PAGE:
Forgetfulness became expensive last week for a Martinez man who accidentally carried a 9 mm pistol into the Augusta Regional Airport.
Robby Horton was headed out west to test-ride a motorcycle. Instead, he wound up testing out a pair of handcuffs courtesy of airport security and the FBI.
How do you put a pistol in your bag and forget it? Do people just leave guns lying around? Hey, whoops, howd that get there?
But that wasnt the dumbest thing this past week. That distinction goes to the family of another pistol-toter, Joshua James, the 16-year-old serial juvenile offender in Aiken County.
Young Joshua, sad to say, got his start at being a punk here in Columbia County before his dad imported the teen and his troubles to North Augusta. Joshua hit the big time last week, South Carolina cops say, when he plunged a steak knife into his dads back - twice.
Even though dad had to get patched up at the hospital, its tough to feel sorry for him. Just about everybody remembers Joshua from his own little gun-toting episode last year, when he carried a pistol to North Augusta High School. Remember what happened? After Joshua spent time in juvenile lockup, proud papa hugged him and said, Were going to have a barbecue to celebrate Joshuas release.
Some folks, dumbfounded by the dads coddling attitude, were told they were just being mean. Call me mean, then. Compassion for a child who breaks the law and needs correction is one thing; but to pamper a little backstabber who is old enough to know better is just plain stupid.
And speaking of stupid, does anyone in Columbia County government want to explain why the Development Authority is helping a private developer get $9.2 million in tax-free bonds to finance the construction of a low-rent apartment complex in Evans?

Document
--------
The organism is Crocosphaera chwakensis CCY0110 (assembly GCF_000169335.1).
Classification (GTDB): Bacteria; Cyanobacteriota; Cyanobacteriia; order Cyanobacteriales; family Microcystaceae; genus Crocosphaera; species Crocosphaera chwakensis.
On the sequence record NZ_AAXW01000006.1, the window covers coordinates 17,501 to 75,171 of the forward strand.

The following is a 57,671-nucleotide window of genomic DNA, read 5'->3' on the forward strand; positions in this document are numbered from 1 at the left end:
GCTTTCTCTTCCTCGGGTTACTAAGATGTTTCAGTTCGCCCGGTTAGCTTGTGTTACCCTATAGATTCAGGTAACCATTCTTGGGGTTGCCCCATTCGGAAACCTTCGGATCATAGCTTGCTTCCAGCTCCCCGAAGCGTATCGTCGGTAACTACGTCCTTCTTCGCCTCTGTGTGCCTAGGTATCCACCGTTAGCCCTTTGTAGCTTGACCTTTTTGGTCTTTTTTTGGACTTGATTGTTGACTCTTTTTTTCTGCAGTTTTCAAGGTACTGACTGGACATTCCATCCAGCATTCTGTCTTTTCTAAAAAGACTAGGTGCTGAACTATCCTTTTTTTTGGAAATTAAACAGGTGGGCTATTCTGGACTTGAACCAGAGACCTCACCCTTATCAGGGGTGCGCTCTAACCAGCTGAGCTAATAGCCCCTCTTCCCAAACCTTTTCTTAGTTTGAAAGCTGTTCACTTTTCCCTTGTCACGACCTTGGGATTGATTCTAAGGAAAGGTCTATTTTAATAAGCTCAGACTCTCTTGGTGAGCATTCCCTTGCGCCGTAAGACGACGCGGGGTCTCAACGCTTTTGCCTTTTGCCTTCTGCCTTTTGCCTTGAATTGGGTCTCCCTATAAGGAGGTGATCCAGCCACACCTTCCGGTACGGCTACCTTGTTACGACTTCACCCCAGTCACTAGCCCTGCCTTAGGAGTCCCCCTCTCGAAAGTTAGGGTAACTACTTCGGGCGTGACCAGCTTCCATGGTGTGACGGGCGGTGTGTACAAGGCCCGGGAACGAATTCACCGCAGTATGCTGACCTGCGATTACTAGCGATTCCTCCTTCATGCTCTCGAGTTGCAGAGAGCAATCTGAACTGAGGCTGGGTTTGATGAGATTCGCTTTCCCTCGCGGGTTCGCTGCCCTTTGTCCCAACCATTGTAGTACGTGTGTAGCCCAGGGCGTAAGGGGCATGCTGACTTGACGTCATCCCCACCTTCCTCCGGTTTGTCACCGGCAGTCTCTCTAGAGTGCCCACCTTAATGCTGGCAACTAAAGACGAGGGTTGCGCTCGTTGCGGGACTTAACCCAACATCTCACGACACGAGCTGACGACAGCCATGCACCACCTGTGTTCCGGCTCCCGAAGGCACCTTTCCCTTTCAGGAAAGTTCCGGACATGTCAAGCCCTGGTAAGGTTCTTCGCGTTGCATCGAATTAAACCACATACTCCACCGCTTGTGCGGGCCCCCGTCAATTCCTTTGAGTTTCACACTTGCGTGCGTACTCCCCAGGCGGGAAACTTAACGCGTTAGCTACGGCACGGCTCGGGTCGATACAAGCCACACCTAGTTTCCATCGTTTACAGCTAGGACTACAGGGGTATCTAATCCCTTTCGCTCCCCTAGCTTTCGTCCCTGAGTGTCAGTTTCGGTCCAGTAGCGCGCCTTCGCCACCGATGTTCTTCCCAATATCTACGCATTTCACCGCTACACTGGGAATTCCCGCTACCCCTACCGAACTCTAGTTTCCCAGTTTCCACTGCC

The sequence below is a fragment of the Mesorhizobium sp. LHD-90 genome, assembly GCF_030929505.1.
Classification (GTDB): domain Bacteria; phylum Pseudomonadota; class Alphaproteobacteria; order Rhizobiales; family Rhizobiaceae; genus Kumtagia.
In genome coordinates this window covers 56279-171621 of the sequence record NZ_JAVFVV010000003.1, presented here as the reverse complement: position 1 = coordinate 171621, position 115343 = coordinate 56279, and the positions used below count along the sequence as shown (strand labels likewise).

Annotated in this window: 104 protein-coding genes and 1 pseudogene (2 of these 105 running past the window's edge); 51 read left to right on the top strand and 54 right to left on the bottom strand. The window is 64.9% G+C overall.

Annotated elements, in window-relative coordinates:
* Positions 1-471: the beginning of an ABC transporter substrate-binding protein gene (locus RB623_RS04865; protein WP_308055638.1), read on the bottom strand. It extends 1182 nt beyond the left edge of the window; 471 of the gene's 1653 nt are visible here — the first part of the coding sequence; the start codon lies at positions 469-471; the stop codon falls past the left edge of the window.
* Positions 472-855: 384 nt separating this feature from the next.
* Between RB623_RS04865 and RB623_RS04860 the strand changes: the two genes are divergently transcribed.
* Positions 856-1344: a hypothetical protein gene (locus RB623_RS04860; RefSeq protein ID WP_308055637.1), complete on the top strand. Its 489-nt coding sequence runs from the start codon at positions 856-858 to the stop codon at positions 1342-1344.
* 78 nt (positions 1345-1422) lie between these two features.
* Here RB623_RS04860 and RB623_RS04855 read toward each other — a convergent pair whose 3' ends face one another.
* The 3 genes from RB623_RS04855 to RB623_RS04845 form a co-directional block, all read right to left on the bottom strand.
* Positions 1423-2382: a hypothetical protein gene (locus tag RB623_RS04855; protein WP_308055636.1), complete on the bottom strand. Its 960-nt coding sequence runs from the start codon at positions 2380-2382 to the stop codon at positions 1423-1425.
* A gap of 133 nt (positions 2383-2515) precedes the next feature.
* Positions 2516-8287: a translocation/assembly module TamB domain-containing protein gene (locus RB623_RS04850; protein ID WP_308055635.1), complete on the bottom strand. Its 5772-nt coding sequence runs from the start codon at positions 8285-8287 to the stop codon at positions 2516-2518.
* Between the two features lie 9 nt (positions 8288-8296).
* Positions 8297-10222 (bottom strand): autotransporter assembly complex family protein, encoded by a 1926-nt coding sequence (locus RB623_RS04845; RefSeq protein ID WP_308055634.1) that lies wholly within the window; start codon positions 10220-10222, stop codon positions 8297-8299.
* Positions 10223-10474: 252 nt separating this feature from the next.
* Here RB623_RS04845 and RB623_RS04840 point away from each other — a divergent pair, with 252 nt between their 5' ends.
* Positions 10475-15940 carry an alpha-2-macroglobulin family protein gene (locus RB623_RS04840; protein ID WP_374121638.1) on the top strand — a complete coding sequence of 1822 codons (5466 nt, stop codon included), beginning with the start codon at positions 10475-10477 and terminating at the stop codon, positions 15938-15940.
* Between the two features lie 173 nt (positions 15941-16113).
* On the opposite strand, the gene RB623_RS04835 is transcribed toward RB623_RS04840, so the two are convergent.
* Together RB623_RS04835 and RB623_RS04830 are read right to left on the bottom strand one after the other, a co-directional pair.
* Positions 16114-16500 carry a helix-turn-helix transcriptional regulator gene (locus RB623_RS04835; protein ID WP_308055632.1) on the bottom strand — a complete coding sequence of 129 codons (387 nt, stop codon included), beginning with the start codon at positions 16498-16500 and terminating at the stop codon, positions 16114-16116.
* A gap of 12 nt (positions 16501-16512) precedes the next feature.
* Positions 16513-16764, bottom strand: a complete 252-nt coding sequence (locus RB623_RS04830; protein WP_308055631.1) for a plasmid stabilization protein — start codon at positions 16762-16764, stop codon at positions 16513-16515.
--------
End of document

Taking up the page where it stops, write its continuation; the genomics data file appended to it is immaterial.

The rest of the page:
Last week, the Authority signed off on a deal with CED Construction Co. of Maitland, Fla., to build a 192-unit apartment complex on Washington Road near Owens Road. Executive Vice President Scott Culp says the federal loan program is designed to serve low- to moderate-income residents.
A couple of years ago, through a similar program, county commissioners helped finance Wedgewood Park, on Old Evans Road. That development got less notice for its funding than its location: The county allowed the complex to plop down in the future path of River Watch Parkway, so the Department of Transportation had to re-draw the road to miss the rental units.
In both cases, private developers borrow tax-free money to build giant rental complexes so we can have the privilege of welcoming more transients and low-income residents to the county.
I know that sounds awfully snobbish, but good grief: When our schools are overflowing with the kids of taxpaying citizens, why do we want to make it easier for non-taxpayers to bring their children to our overcrowded classrooms? Culp, using a formula based on the 130 complexes in his companys portfolio, says the Westwood Club Apartments will house an estimated 60 school-age children - most of them elementary age.
Get ready for more portable classrooms, Bel Air Elementary. The Development Authority, for its minimal work as a conduit, will receive a small fee - our cut, as one member laughingly describes it - none of which will help Bel Air house the extra students.
Guess you dont have to hold a steak knife to be a backstabber. Or to be stupid.
(Barry L. Paschal is opinions editor of The Columbia County News-Times. E-mail comments to firstname.lastname@example.org.)
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